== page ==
Bringing science and development together through news and analysis

Sri Lanka faces urban malaria threat
  • Sri Lanka faces urban malaria threat

Copyright: Jim Gathany / CDC

Speed read

  • Sri Lanka faces malaria resurgence

  • Mosquitoes adapt to polluted water

  • Continuous surveillance needed

Shares
COLOMBO] Sri Lanka faces a resurgence of urban malaria, say researchers who have found the  main mosquito vector Anopheles culicifacies breeding in polluted water bodies in the former war-affected areas in the east of the island.
 
The results of the survey published last month (19 August) in the Malaria Journal show that A. culicifacies and other potential malaria vectors are now breeding in drains containing waste water.
 
So far, it was believed that polluted water in urban centres hindered development of the larvae of most anopheles vectors. A.culicifacies carries the parasite Plasmodium vivax that causes non-fatal malaria and P. falciparum that is responsible for deadly cerebral malaria.
 
Lead researcher Nayana Gunathilaka at the molecular medicine unit of the faculty of medicine, Kelaniya University (KU), tells SciDev.Net that the results serve as an "early warning" to a country unprepared to deal with malaria cases in the new settlements created in former conflict zones.
 
The survey was carried out as part of surveillance under the Sri Lankan ministry of health's anti-malaria campaign in the eastern district of Trincomalee which was under the control of rebels for nearly three decades until 2006.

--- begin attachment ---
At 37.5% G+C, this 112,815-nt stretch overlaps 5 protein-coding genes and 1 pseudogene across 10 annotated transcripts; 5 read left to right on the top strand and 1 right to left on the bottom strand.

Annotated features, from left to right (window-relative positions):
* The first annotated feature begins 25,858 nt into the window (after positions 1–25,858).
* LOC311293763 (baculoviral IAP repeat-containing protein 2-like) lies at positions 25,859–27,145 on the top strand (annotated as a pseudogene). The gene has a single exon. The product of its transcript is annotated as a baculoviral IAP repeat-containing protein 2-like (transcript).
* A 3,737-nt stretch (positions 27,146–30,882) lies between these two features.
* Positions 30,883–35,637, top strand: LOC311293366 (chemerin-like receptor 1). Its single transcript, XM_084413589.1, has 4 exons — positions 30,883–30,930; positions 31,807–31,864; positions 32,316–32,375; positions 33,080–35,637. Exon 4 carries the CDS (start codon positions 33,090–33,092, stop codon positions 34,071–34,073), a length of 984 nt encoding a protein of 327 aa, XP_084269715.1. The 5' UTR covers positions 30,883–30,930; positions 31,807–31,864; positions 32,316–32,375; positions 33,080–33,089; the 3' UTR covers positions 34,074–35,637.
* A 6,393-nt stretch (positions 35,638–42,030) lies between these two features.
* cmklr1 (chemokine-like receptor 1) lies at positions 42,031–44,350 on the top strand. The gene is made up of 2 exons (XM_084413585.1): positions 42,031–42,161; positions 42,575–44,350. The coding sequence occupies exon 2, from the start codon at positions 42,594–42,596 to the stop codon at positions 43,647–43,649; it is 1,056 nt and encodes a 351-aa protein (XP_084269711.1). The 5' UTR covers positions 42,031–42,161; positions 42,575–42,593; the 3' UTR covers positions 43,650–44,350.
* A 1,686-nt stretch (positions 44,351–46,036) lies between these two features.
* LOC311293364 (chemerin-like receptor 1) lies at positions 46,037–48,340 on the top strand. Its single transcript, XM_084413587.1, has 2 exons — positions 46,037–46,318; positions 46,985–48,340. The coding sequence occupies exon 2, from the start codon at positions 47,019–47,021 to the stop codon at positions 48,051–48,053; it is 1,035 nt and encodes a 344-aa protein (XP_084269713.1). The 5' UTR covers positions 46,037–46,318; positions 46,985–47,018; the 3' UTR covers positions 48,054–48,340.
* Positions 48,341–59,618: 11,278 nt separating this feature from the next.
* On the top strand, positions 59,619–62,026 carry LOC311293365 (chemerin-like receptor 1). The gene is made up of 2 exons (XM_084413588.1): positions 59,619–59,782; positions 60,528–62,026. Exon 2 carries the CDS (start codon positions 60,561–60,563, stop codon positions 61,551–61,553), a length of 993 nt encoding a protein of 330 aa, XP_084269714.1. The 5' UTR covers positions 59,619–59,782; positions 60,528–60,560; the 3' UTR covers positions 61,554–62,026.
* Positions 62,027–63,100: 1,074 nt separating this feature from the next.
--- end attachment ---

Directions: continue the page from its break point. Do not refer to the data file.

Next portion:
Gunathilaka says the findings showed that the specific vector had adapted to breeding in a wide range of water bodies and in waste water, increasing the risk of urban malaria.
 
"The survey was carried out in an area which was less accessible during the war, preventing detailed research to identify unreported habitat diversity," Gunathilaka says. "The study sought to determine larval habitat preferences, densities and diversity." 
 
According to Wimaladharma Abeyewickreme, an associate researcher from the department of parasitology, KU, malaria — previously a leading cause of morbidity and mortality on the island — requires continuous scientific monitoring to detect new patterns of breeding and vector density to ensure malaria-free status.
 
Sarath Deniyage, consultant community physician and director of the anti-malaria campaign, tells SciDev.Net that countries in the region need to deal with urban malaria, starting with studies to ascertain risk levels.
 
"Detailed surveys are necessary in the former conflict zones where people are resettling in  thousands," Deniyage says. 
 
The survey notes the absence of systemic studies, particularly in the north and east. It suggests that changing weather patterns and ecology may have resulted in mosquito species shifting out of their ecological niches.

Link to article in the Malaria Journal
Republish
We encourage you to republish this article online and in print, it’s free under our creative commons attribution license, but please follow some simple guidelines:
  1. You have to credit our authors.
  2. You have to credit SciDev.Net — where possible include our logo with a link back to the original article.
  3. You can simply run the first few lines of the article and then add: “Read the full article on SciDev.Net” containing a link back to the original article.
  4. If you want to also take images published in this story you will need to confirm with the original source if you're licensed to use them.
  5. The easiest way to get the article on your site is to embed the code below.
For more information view our media page and republishing guidelines.